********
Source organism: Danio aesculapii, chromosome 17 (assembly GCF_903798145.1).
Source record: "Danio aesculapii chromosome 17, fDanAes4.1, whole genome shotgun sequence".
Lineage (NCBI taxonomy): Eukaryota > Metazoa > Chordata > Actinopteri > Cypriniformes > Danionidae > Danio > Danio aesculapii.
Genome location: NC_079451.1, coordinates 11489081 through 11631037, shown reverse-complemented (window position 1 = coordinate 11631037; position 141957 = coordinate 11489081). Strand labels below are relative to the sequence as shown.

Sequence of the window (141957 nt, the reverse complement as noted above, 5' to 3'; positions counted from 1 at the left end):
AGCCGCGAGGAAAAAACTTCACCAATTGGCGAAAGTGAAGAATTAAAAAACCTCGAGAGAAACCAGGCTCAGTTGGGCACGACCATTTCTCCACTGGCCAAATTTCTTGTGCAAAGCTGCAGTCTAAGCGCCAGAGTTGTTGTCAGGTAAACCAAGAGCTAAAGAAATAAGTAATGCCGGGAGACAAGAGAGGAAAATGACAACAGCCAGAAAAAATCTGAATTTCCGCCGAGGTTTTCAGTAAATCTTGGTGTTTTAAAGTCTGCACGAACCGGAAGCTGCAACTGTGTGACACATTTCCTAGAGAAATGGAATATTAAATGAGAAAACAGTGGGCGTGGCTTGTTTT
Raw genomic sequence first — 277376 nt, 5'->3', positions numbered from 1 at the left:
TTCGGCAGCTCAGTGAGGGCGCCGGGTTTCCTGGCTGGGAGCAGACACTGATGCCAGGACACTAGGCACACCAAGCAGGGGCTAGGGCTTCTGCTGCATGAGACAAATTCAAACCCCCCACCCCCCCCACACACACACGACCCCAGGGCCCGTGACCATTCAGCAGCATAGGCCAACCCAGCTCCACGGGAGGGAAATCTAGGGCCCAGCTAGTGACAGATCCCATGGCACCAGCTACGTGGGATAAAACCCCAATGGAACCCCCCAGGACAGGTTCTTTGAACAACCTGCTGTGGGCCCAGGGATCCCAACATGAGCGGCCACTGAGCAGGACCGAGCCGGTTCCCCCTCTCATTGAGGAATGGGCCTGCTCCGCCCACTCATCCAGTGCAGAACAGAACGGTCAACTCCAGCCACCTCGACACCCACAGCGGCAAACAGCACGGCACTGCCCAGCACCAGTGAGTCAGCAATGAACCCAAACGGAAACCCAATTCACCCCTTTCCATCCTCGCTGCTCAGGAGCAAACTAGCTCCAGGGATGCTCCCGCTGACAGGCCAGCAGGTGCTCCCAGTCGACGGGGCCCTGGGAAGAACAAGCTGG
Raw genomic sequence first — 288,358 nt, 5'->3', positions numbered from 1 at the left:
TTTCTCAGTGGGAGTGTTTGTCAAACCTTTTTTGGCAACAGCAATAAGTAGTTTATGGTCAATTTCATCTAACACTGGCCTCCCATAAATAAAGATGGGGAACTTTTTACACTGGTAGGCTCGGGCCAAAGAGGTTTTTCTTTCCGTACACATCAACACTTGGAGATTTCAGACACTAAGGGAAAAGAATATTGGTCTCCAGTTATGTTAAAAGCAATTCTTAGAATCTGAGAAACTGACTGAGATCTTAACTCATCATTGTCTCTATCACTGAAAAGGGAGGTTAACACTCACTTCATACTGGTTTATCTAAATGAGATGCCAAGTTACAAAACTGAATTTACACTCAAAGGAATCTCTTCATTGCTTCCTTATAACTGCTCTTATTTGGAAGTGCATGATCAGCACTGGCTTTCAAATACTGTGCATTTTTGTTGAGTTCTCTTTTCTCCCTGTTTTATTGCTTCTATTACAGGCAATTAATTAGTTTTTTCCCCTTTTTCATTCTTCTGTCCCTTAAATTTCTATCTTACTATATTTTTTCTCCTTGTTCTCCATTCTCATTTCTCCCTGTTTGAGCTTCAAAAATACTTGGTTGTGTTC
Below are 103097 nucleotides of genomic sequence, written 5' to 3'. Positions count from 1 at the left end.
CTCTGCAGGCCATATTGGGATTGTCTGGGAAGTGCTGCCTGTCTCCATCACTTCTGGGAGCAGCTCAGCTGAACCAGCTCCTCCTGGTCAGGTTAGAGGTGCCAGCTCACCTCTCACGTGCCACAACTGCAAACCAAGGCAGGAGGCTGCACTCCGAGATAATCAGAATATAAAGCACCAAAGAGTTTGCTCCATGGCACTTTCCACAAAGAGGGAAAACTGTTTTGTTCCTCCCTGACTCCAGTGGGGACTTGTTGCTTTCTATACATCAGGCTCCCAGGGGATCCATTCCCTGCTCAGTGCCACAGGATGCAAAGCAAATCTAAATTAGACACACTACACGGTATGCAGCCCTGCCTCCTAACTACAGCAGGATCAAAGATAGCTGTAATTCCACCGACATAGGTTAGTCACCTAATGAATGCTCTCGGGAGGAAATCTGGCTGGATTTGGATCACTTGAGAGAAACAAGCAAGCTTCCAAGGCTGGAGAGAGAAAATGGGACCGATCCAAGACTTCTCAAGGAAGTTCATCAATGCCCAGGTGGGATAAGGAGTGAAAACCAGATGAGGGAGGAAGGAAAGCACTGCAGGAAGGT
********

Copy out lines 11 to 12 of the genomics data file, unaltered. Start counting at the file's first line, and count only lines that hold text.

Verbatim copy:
Below are 103097 nucleotides of genomic sequence, written 5' to 3'. Positions count from 1 at the left end.
CTCTGCAGGCCATATTGGGATTGTCTGGGAAGTGCTGCCTGTCTCCATCACTTCTGGGAGCAGCTCAGCTGAACCAGCTCCTCCTGGTCAGGTTAGAGGTGCCAGCTCACCTCTCACGTGCCACAACTGCAAACCAAGGCAGGAGGCTGCACTCCGAGATAATCAGAATATAAAGCACCAAAGAGTTTGCTCCATGGCACTTTCCACAAAGAGGGAAAACTGTTTTGTTCCTCCCTGACTCCAGTGGGGACTTGTTGCTTTCTATACATCAGGCTCCCAGGGGATCCATTCCCTGCTCAGTGCCACAGGATGCAAAGCAAATCTAAATTAGACACACTACACGGTATGCAGCCCTGCCTCCTAACTACAGCAGGATCAAAGATAGCTGTAATTCCACCGACATAGGTTAGTCACCTAATGAATGCTCTCGGGAGGAAATCTGGCTGGATTTGGATCACTTGAGAGAAACAAGCAAGCTTCCAAGGCTGGAGAGAGAAAATGGGACCGATCCAAGACTTCTCAAGGAAGTTCATCAATGCCCAGGTGGGATAAGGAGTGAAAACCAGATGAGGGAGGAAGGAAAGCACTGCAGGAAGGT